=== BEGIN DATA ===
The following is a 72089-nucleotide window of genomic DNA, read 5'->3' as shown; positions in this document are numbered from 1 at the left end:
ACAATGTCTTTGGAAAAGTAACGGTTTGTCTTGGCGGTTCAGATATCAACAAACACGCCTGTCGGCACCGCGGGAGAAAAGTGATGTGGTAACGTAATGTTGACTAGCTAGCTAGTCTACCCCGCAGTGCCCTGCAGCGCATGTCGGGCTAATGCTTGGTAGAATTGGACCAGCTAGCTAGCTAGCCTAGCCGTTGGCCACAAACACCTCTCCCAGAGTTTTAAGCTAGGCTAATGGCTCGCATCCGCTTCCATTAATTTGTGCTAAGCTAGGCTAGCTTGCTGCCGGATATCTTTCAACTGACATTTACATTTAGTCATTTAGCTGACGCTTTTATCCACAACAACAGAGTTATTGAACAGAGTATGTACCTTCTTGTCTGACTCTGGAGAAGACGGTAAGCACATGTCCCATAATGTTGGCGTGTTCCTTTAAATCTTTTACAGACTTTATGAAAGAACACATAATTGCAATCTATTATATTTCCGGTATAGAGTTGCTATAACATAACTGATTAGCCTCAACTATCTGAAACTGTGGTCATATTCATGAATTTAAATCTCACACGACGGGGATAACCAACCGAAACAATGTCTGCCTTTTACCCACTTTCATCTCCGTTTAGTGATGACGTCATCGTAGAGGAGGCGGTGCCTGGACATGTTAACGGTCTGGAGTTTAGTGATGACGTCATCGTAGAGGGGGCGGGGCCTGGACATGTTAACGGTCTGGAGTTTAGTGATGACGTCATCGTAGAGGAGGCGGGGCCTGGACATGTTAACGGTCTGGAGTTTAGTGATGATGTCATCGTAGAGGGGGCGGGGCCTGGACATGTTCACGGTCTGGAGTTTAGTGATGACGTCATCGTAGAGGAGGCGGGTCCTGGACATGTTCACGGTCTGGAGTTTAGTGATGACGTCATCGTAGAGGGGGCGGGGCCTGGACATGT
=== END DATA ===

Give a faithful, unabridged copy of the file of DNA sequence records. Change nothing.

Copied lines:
The following is a 72089-nucleotide window of genomic DNA, read 5'->3' as shown; positions in this document are numbered from 1 at the left end:
ACAATGTCTTTGGAAAAGTAACGGTTTGTCTTGGCGGTTCAGATATCAACAAACACGCCTGTCGGCACCGCGGGAGAAAAGTGATGTGGTAACGTAATGTTGACTAGCTAGCTAGTCTACCCCGCAGTGCCCTGCAGCGCATGTCGGGCTAATGCTTGGTAGAATTGGACCAGCTAGCTAGCTAGCCTAGCCGTTGGCCACAAACACCTCTCCCAGAGTTTTAAGCTAGGCTAATGGCTCGCATCCGCTTCCATTAATTTGTGCTAAGCTAGGCTAGCTTGCTGCCGGATATCTTTCAACTGACATTTACATTTAGTCATTTAGCTGACGCTTTTATCCACAACAACAGAGTTATTGAACAGAGTATGTACCTTCTTGTCTGACTCTGGAGAAGACGGTAAGCACATGTCCCATAATGTTGGCGTGTTCCTTTAAATCTTTTACAGACTTTATGAAAGAACACATAATTGCAATCTATTATATTTCCGGTATAGAGTTGCTATAACATAACTGATTAGCCTCAACTATCTGAAACTGTGGTCATATTCATGAATTTAAATCTCACACGACGGGGATAACCAACCGAAACAATGTCTGCCTTTTACCCACTTTCATCTCCGTTTAGTGATGACGTCATCGTAGAGGAGGCGGTGCCTGGACATGTTAACGGTCTGGAGTTTAGTGATGACGTCATCGTAGAGGGGGCGGGGCCTGGACATGTTAACGGTCTGGAGTTTAGTGATGACGTCATCGTAGAGGAGGCGGGGCCTGGACATGTTAACGGTCTGGAGTTTAGTGATGATGTCATCGTAGAGGGGGCGGGGCCTGGACATGTTCACGGTCTGGAGTTTAGTGATGACGTCATCGTAGAGGAGGCGGGTCCTGGACATGTTCACGGTCTGGAGTTTAGTGATGACGTCATCGTAGAGGGGGCGGGGCCTGGACATGT